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Samhain

In RE today, (and dovetailing nicely with work we have done in History on the Celtic world the Romans found when they invaded Britain) we looked at Samhain, (pronounced sah-win) which is one of four festivals in the Celtic pagan calendar, and like the others is one which was altered as Christianity spread across our country. Samhain signaled the end of the harvest season and the beginning of winter. All crops were harvested and stored, and all cattle brought down from summer pastures to be kept inside by the 31st of October. It was a time of feasting as harvests were celebrated, but as with many Celtic festivals it also marked the time when the line between the worlds of the living and ‘other’ was at its thinnest, and for a day dead souls could return to visit the human world. Families set places at their tables for departed relatives, still offering hospitality to their memories. Children would wear masks like ghosts and spirits and visit other houses, their appearance was seen as symbolic of the returning spirits of past family and friends, and they would receive treats and gifts as a mark of respect. However, it wasn’t only benign spirits that would pass. People would build fires and set up lanterns to ward off evil spirits. If people had to leave their houses at night at this time, they would wear a mask or some form of disguise in case an evil spirit, or someone they had wronged in life could torment them. As Christianity spread many of the ‘old ways’ were forgotten or changed in some way. Samhain? It became known as Hallowe’en…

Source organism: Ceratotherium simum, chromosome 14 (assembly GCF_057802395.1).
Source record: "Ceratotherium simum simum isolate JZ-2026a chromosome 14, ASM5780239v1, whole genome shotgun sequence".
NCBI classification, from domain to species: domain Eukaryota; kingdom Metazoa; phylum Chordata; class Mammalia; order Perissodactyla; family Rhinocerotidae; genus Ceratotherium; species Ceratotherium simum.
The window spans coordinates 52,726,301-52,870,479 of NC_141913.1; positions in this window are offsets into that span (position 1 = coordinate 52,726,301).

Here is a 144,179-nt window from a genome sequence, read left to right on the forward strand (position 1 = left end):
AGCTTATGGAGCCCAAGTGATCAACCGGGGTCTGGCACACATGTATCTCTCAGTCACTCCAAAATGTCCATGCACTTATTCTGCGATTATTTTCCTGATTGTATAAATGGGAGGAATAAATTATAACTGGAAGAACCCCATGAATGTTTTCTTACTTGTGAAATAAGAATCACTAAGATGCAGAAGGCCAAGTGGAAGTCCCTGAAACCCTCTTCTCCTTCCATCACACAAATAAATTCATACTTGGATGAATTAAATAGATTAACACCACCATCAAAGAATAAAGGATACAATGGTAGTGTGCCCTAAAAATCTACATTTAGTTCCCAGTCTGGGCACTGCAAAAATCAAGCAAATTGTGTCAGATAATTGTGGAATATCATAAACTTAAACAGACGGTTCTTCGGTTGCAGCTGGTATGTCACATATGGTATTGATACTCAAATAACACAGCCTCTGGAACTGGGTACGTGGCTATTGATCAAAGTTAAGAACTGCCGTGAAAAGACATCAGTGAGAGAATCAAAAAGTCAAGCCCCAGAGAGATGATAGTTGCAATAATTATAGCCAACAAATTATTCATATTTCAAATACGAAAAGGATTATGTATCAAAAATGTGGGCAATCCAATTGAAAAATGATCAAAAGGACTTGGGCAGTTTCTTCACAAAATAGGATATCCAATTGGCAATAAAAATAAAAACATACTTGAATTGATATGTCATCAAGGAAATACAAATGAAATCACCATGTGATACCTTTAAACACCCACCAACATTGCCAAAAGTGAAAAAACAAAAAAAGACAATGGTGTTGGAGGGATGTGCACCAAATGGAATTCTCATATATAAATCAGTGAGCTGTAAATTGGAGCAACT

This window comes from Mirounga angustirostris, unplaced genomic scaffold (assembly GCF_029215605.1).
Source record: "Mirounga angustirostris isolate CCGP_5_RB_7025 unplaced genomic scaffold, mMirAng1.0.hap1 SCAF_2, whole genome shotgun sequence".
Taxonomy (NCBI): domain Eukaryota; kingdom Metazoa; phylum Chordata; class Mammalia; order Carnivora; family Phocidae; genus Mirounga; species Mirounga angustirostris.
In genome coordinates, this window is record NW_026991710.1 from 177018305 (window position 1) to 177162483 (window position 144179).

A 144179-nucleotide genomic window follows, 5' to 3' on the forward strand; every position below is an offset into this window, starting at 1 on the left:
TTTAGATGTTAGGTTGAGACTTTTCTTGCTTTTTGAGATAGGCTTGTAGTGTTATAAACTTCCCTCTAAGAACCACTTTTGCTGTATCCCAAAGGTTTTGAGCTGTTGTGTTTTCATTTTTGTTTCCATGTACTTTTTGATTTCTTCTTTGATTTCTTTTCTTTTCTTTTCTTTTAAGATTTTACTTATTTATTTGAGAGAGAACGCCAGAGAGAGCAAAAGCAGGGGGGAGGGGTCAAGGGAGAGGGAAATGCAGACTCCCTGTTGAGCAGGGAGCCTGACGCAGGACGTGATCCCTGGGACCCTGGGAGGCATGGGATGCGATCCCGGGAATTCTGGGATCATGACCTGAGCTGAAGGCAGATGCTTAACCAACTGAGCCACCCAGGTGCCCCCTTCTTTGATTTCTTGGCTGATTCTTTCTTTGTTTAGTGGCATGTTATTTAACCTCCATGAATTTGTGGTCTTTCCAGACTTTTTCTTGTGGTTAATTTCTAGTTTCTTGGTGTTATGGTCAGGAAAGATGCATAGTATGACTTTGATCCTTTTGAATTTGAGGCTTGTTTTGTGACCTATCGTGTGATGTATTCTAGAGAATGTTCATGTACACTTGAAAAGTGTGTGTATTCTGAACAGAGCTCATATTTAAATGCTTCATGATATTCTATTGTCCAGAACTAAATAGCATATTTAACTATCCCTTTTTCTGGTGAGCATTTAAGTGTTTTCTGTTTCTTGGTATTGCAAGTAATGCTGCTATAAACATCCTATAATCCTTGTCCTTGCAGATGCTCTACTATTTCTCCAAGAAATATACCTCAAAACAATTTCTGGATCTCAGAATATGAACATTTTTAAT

As for the Jack O’ Lantern… another Celtic tradition and another story for another time, but one well worth finding out about! For those parents of an age where they know who Scooter were, watch the video, but like they used to say… ‘tie your shoes!’ you may find your feet tapping to a bit of Euro Techno!

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